I am betting anyone with gold member status in this club is also a member of the “I Can Guess the Time Accurately Within Five Minutes Club” as well as the “I Don’t Like Crowds and Lines Club“. I’m horribly tortured by the notion of wasted time. I hear the clock as if it’s attached to a megaphone. It ticks louder for me than it does for some, like my husband, the perpetual latecomer, not to be confused with me, who strives to be on time but am still a late bloomer.
I’ve had an obsession with the time and the speed with which it travels for as long as I can remember. To me, watching the clock is the complete antithesis to watching water boil; whereas a watched teapot never boils, a watched clock goes even faster. When I was young and first saw the iconic Days of Our Lives intro, “Like sand through the hourglass, so are the days of our lives…,” it’s poignancy and blatant metaphor hit me in the face, confronting my mortality by the time I was nine years old, and began living my days trying to cram as much sand into my fists as I can.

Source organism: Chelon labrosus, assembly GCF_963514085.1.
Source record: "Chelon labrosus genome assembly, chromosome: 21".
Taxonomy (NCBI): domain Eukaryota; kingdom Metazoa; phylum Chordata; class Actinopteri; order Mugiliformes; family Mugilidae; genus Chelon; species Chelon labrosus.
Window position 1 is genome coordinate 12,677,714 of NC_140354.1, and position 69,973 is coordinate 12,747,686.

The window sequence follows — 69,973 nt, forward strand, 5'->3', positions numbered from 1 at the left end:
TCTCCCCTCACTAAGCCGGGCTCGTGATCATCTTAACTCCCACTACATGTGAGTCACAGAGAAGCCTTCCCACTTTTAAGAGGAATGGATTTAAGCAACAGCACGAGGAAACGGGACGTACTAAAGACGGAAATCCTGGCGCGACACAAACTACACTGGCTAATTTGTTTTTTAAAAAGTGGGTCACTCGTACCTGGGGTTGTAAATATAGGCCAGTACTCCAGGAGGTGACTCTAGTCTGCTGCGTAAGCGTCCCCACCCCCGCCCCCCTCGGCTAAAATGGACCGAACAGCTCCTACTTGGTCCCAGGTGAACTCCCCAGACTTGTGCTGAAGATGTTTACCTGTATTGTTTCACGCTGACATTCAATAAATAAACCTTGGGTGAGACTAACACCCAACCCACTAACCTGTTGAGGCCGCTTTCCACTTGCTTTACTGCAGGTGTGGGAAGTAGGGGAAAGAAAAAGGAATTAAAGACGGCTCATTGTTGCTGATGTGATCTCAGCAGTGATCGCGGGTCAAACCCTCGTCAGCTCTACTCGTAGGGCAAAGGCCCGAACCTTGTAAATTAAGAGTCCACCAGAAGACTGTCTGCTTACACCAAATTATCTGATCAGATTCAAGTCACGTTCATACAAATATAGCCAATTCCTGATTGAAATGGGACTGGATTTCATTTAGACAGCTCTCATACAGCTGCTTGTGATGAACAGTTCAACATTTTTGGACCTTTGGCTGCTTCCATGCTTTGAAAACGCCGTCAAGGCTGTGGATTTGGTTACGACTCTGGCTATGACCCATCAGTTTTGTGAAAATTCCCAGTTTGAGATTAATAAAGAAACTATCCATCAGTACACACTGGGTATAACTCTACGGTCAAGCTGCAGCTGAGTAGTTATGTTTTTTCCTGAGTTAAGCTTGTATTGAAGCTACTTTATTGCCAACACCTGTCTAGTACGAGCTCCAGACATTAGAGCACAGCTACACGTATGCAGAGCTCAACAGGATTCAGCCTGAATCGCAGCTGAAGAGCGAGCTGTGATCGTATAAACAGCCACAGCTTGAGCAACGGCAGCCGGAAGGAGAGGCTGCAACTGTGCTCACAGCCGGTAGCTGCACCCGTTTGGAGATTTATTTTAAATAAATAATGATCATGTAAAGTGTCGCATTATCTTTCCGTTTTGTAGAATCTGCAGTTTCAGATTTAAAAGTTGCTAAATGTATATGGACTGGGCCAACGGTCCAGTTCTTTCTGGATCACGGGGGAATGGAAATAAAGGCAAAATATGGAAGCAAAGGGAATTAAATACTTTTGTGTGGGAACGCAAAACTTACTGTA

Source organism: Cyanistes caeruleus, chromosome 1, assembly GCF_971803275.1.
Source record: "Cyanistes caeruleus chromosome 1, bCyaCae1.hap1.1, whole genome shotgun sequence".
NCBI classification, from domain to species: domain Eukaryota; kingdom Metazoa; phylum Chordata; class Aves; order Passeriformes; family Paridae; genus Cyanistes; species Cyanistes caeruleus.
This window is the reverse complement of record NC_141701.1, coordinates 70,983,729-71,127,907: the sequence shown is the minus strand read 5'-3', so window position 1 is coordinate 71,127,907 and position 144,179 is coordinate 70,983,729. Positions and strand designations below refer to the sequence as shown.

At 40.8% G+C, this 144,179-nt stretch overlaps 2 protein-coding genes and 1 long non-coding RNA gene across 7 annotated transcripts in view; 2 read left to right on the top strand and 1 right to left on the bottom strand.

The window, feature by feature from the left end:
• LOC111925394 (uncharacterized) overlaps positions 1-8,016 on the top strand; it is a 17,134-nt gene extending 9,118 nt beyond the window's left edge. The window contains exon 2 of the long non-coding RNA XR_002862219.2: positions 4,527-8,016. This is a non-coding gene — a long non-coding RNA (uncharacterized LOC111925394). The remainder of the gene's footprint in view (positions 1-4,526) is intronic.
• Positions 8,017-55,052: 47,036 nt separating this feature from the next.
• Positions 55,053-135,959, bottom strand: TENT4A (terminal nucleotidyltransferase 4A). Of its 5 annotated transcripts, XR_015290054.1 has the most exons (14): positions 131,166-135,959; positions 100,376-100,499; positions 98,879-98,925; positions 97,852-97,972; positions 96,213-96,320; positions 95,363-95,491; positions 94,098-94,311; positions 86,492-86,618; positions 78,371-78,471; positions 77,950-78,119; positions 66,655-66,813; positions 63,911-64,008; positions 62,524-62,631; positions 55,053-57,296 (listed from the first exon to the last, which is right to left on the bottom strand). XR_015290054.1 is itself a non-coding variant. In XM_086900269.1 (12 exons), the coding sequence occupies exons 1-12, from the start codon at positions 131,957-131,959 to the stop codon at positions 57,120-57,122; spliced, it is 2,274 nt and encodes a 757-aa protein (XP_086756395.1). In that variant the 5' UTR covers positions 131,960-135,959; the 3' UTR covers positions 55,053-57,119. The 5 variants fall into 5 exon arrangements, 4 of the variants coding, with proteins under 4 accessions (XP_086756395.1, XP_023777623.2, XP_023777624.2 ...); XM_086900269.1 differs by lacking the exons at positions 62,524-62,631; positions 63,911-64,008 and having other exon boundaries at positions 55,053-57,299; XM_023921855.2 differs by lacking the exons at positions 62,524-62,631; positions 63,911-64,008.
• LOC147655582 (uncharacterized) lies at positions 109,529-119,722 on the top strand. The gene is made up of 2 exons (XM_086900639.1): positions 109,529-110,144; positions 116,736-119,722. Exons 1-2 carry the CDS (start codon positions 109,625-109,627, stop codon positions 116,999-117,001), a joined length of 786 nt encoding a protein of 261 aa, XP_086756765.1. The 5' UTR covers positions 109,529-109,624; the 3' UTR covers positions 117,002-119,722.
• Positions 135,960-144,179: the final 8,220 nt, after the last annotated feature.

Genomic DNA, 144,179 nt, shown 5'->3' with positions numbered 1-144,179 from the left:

This year, one of the ways I’ve tried to cope with my distaste of irrecoverable time has been to write about the daily frustrations I experience so at the very least I feel I have a pseudo-productive, documented souvenir of the experience, rather than time I can never recuperate. “At least I got a story out of it,” I’d think after I spent hours on the insurance company.
I have a hard time falling back to sleep once I’m awake (even if it’s two hours too early) because the clock is beating like a parade of marching soldiers and the never-ending lists in my head are calling out as if it’s roll call. My husband’s warm body tries to lure me in, but my drill sergeant subconscious says, “you’ll have plenty of time to sleep when you’re dead.” There is no peace in the eyelids once the brain is awake.
The clock keeps me grounded; it’s my metronome to remind me I’m alive, an echo of my heart.